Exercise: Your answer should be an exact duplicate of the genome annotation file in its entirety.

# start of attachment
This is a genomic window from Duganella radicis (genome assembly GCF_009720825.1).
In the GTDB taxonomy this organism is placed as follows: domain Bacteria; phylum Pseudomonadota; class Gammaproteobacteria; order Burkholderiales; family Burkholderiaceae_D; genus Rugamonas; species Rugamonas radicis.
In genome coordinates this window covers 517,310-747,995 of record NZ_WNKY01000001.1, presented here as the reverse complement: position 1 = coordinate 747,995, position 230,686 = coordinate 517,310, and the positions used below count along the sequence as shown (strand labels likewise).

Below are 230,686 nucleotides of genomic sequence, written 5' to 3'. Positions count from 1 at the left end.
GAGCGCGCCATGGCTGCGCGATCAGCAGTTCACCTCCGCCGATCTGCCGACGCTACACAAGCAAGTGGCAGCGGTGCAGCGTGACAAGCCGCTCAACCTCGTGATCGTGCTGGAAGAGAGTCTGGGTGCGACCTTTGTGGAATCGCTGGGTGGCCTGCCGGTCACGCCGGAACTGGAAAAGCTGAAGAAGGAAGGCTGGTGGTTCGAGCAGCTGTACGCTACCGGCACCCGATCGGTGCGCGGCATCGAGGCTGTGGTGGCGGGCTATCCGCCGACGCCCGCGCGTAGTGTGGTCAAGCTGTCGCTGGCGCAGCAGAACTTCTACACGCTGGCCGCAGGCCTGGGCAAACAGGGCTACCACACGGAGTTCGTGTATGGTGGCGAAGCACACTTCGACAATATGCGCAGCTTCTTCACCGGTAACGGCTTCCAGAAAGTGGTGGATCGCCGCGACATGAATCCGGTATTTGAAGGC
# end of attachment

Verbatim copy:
This is a genomic window from Duganella radicis (genome assembly GCF_009720825.1).
In the GTDB taxonomy this organism is placed as follows: domain Bacteria; phylum Pseudomonadota; class Gammaproteobacteria; order Burkholderiales; family Burkholderiaceae_D; genus Rugamonas; species Rugamonas radicis.
In genome coordinates this window covers 517,310-747,995 of record NZ_WNKY01000001.1, presented here as the reverse complement: position 1 = coordinate 747,995, position 230,686 = coordinate 517,310, and the positions used below count along the sequence as shown (strand labels likewise).

Below are 230,686 nucleotides of genomic sequence, written 5' to 3'. Positions count from 1 at the left end.
GAGCGCGCCATGGCTGCGCGATCAGCAGTTCACCTCCGCCGATCTGCCGACGCTACACAAGCAAGTGGCAGCGGTGCAGCGTGACAAGCCGCTCAACCTCGTGATCGTGCTGGAAGAGAGTCTGGGTGCGACCTTTGTGGAATCGCTGGGTGGCCTGCCGGTCACGCCGGAACTGGAAAAGCTGAAGAAGGAAGGCTGGTGGTTCGAGCAGCTGTACGCTACCGGCACCCGATCGGTGCGCGGCATCGAGGCTGTGGTGGCGGGCTATCCGCCGACGCCCGCGCGTAGTGTGGTCAAGCTGTCGCTGGCGCAGCAGAACTTCTACACGCTGGCCGCAGGCCTGGGCAAACAGGGCTACCACACGGAGTTCGTGTATGGTGGCGAAGCACACTTCGACAATATGCGCAGCTTCTTCACCGGTAACGGCTTCCAGAAAGTGGTGGATCGCCGCGACATGAATCCGGTATTTGAAGGC